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Spiegel: Anthony Rizzo, Javier Baez & The 'B-Hack'

By Matt Spiegel--

(CBS) The battle of wills in an at-bat is the essence of the game, a distillation of the unique baseball struggle.

Who's going to concede?

Cubs manager Joe Maddon's lips could be read during the fifth inning in Miami on Tuesday night, as he watched Kyle Hendricks face Giancarlo Stanton with the bases loaded and no one out.

"Don't give in, don't give in," Maddon said.

Hendricks didn't. He kept the ball down, teased the low and outside corners, then eventually got Stanton to chase a slider for strike three.

Hendricks didn't throw something more trustworthy but also more hittable. He didn't go to an elevated fastball to be sure to catch more of the strike zone. He didn't give Stanton what he kept waiting for.

The batter's fight against concession is a bit more subtle and certainly more counterintuitive.

You will do more if you try to do less.

A power hitter with a big, long swing usually gets to the big leagues on the strength of it. It made him a star in high school, got him drafted and catapulted him through a farm system with a home run's trajectory.

Suddenly major league arms, with relentless velocity from starter to closer, expose weakness.

This was Anthony Rizzo in San Diego, circa 2011. He couldn't hit a big league fastball.

So what do you do?

A lot of guys stay dug in, stay doing what they know to be successful and let what Cubs general manager Jed Hoyer calls "false bravado" keep them from making necessary adjustments.

If you're Rizzo, you work on it. You develop the "B-hack."

This is what Maddon called it with us this past Tuesday during his weekly appearnace on the Spiegel and Goff Show. The "A-hack" is Rizzo's standard swing and approach. With two strikes, the B-hack appears. Against left-handed pitchers, the left-handed Rizzo uses it for most every count in every plate appearance.

For the B-hack, Rizzo chokes up, as much as two inches. He moves in toward the plate even more, offering less of a comfortable target. His hands move toward his body and a little higher, closer to a swing-ready position. The big front leg kick timing mechanism lessens to a toe tap.

The results are obvious.

His two-strike OBP and OPS have gone up every season. His strikeout percentage has gone down.

And Rizzo now destroys left-handed pitching. Rizzo has the highest OPS (1.210) of any hitter in baseball against lefties. That's as remarkable a statistic as you'll find at this point of the season. The best guy against lefties is a lefty himself, who had an OPS of .624 against them as recently as 2013. Rizzo's hitting .436 against lefties.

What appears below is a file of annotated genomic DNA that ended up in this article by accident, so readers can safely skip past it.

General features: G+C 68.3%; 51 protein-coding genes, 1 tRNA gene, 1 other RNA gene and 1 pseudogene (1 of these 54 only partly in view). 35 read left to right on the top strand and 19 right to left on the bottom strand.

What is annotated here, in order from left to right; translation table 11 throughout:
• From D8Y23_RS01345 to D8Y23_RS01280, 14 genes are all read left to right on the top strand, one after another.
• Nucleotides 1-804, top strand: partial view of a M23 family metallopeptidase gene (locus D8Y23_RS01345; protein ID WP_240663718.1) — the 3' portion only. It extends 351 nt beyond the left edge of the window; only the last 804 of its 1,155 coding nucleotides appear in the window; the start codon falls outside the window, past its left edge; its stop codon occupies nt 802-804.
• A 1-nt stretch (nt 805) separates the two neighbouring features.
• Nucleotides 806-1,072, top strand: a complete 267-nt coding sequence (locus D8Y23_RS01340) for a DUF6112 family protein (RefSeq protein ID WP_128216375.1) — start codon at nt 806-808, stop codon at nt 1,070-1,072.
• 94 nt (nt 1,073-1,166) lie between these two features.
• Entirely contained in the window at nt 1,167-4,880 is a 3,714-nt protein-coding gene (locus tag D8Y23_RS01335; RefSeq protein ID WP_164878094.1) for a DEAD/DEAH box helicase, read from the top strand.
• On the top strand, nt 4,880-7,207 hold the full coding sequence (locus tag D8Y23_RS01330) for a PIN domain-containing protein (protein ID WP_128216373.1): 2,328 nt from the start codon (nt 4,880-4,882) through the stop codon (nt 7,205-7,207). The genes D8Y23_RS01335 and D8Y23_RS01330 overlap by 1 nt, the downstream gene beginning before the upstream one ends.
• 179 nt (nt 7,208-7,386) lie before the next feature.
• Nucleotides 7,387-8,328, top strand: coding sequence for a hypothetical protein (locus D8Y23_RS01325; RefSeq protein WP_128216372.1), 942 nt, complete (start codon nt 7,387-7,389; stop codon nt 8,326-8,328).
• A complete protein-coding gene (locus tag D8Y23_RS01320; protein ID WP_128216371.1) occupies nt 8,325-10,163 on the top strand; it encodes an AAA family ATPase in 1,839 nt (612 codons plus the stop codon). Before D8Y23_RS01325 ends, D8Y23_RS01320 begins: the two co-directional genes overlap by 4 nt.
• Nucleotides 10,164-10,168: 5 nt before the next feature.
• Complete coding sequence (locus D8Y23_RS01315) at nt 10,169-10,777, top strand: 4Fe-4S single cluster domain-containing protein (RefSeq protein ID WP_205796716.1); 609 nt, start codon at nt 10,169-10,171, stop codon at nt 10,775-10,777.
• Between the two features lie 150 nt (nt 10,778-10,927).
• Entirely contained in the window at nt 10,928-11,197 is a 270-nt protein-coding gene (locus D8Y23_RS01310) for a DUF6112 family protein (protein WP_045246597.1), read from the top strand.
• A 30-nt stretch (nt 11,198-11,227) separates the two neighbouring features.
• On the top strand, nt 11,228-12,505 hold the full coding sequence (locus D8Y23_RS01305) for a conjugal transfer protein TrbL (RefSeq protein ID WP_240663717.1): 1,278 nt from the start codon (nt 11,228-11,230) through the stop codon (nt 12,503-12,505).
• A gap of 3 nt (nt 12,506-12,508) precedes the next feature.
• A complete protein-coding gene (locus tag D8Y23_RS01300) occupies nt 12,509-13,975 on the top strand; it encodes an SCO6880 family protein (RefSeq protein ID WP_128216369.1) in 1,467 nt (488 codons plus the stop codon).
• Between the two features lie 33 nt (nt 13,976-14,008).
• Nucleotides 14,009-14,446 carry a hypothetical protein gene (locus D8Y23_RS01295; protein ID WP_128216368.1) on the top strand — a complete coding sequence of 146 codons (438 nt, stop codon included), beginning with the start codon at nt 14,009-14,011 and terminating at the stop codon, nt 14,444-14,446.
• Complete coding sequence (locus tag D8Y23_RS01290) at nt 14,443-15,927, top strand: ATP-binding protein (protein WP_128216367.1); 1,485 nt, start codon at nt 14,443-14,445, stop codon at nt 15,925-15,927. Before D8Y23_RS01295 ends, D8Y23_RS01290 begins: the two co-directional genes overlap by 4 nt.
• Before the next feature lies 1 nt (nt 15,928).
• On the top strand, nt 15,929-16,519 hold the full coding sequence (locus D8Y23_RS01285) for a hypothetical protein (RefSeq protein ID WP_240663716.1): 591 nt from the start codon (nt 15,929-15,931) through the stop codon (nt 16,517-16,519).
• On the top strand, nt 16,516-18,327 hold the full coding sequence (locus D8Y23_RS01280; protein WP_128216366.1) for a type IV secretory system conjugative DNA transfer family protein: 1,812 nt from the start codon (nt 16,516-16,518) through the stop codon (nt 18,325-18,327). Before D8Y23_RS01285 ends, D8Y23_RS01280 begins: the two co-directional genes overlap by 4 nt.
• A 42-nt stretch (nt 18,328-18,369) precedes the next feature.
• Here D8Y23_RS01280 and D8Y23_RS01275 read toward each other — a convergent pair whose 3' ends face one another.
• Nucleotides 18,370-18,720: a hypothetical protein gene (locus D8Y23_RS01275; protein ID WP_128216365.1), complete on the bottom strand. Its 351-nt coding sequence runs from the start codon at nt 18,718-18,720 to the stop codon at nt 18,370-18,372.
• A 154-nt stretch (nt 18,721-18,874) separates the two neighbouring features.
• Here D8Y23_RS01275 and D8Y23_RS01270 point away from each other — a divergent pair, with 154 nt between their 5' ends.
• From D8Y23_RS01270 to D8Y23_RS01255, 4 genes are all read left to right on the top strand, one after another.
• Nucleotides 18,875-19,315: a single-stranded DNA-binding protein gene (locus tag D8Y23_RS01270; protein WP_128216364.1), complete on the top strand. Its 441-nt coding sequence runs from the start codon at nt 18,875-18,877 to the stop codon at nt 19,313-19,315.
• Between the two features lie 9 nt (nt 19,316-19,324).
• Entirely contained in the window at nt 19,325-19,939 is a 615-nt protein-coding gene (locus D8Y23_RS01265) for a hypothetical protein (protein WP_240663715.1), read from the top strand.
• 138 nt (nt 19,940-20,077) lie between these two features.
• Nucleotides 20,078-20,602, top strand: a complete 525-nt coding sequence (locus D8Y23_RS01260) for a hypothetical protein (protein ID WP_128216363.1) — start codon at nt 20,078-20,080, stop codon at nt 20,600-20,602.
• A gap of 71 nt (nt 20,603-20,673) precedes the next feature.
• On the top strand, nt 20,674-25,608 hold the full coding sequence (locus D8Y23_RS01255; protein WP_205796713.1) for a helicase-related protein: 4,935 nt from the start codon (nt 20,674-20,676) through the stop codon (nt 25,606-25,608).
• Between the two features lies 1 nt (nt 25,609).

Overall this season, Rizzo's hitting .321 (11th in MLB) with a .444 on-base percentage (third) and 1.016 OPS (fourth).

I remember asking Rizzo early last season about the challenges of facing left-handers and what he was doing about it. He spoke of accepting that it was something he was going to have to work on for his whole career. The problem wasn't going anywhere, so he just wanted to relax and do what he could from one at-bat to the next.

That's a level of calm acceptance that "false bravado" would only obstruct.

According to Fangraphs, Rizzo's overall contact rates are up, his swing percentage is down and his swing-and-miss percentages are down. Most of those numbers are at a career best in 2015.

So why don't more hitters go to the B-hack? Because ego is a bitch. You have to have the right makeup to accept the truth and make changes with sober honesty.

Like Rizzo in 2012, Javier Baez was humbled last season, striking out 95 times in 229 big league plate appearances. Cubs hitting coach John Mallee visited with him in winter ball and worked with him extensively this spring on quieting down his two-strike mechanics.

Like Rizzo, Baez has moved in on the plate, adjusted his leg kick, moved his hands back and tried to speed up his overall process overall.

He's on a tear in Triple-A Iowa right now, and a second chance at the top level isn't far away. I have strong doubts, based on how long it took for him to load up his swing last year. Pitch recognition wasn't even the issue, because Baez had to commit before the ball even got in the air.

But at least he's trying. More strikeout-prone, low-OBP sluggers should do the same.

Matt Spiegel is a host on the Spiegel and Goff Show on 670 The Score from 9 a.m.-1 p.m. on weekdays. Follow him on Twitter @MattSpiegel670.

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